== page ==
To examine a significant effect of the revised MGILS module in cohort 2, the researchers assessed TPACK improvement by comparing its scores before and after receiving the intervention. A ten-item close-ended questionnaire measuring TPACK in mobile game-based inquiry learning in science was developed by the researchers regarding the previous seven-items open-ended question items. The answers in the questionnaire are based on common pre-service science teachers’ replies to the open-ended questions which common errors were used to create distracters. As abovementioned, this study focused on only TK, TPK, TCK, and TPACK, the responses obtained from six closed-ended question items were the unit of TPACK score analysis and the total score was six points. The item discrimination index of the multiple-choice test was > 0.03 for all items (average 0.54) and Kuder-Richardson Formula 20 (KR-20) reliability coefficient was 0.83. To confirm the normal distribution of our data, the researchers performed the Shapiro-Wilk test and the normality of distribution of data was denied for both pretest (W = 0.926; p < 0.000) and posttest (W = 0.925; p < 0.000). Because the preservice science teachers’ scores on the scales of TPACK did not fit the assumptions of the normal distribution, the researchers implemented Wilcoxon signed-rank test to examine whether the preservice science teachers’ TPACK changed after being involved in the intervention. In further statistical analysis, the quantitative data of TPACK scores obtained from pretest and posttest were analyzed with the means, standard deviations, and Wilcoxon signed-rank test, to compare a significant difference. All of the statistical tests were analyzed using the IBM SPSS program, version 26.00, with a significance level of .05. Moreover, the effect size (r) for the Wilcoxon signed-rank test was also calculated by using the formula: Z/√N (N is the number of the pairs).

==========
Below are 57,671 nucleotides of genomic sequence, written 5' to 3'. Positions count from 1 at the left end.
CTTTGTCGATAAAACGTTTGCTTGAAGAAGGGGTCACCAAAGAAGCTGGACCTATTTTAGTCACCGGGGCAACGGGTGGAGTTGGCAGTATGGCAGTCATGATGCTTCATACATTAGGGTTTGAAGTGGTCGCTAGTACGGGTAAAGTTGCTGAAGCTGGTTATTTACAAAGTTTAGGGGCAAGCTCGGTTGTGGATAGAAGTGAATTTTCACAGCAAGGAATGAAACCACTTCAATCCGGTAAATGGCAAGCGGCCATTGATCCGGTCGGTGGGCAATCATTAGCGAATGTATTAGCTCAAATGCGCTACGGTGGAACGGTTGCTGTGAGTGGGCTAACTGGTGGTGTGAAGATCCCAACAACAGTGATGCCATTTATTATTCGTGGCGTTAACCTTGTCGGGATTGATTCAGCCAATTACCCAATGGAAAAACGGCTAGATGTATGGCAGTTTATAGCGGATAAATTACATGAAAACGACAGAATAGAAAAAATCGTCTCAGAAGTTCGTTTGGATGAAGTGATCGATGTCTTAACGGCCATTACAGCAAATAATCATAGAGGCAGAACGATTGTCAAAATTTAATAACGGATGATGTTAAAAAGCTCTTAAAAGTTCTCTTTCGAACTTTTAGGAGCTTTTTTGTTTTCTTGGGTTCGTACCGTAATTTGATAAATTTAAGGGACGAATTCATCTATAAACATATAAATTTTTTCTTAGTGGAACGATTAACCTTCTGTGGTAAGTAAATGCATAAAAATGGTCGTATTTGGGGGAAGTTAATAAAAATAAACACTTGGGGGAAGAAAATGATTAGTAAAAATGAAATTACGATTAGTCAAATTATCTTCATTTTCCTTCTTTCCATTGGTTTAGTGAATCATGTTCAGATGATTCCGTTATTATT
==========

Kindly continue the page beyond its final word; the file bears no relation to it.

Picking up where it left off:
In our study, we recognized the importance of a pipeline of evidence that begins with a qualitative study, as primary evidence for initial investigating the effects of proposed instructional intervention and also assisting us to maximize the instructional intervention to targeted study participants and then ends with a quantitative study. Moreover, we conducted firstly with the qualitative study which could assist us to design the better and possible research process in the later quantitative study. As we stated, this study aimed to discover whether the benefits of well-design teaching practice focusing on the integrative use of the mobile game in school science class for promoting preservice science teachers’ TPACK can contribute to the accumulation of empirical evidence and development of theoretical models for the preparation of today’s teacher education. We have conducted two distinct studies in which we have used the TPACK framework as a preservice teacher preparation platform to enhance preservice science teachers’ emerging pedagogy of mobile game integration.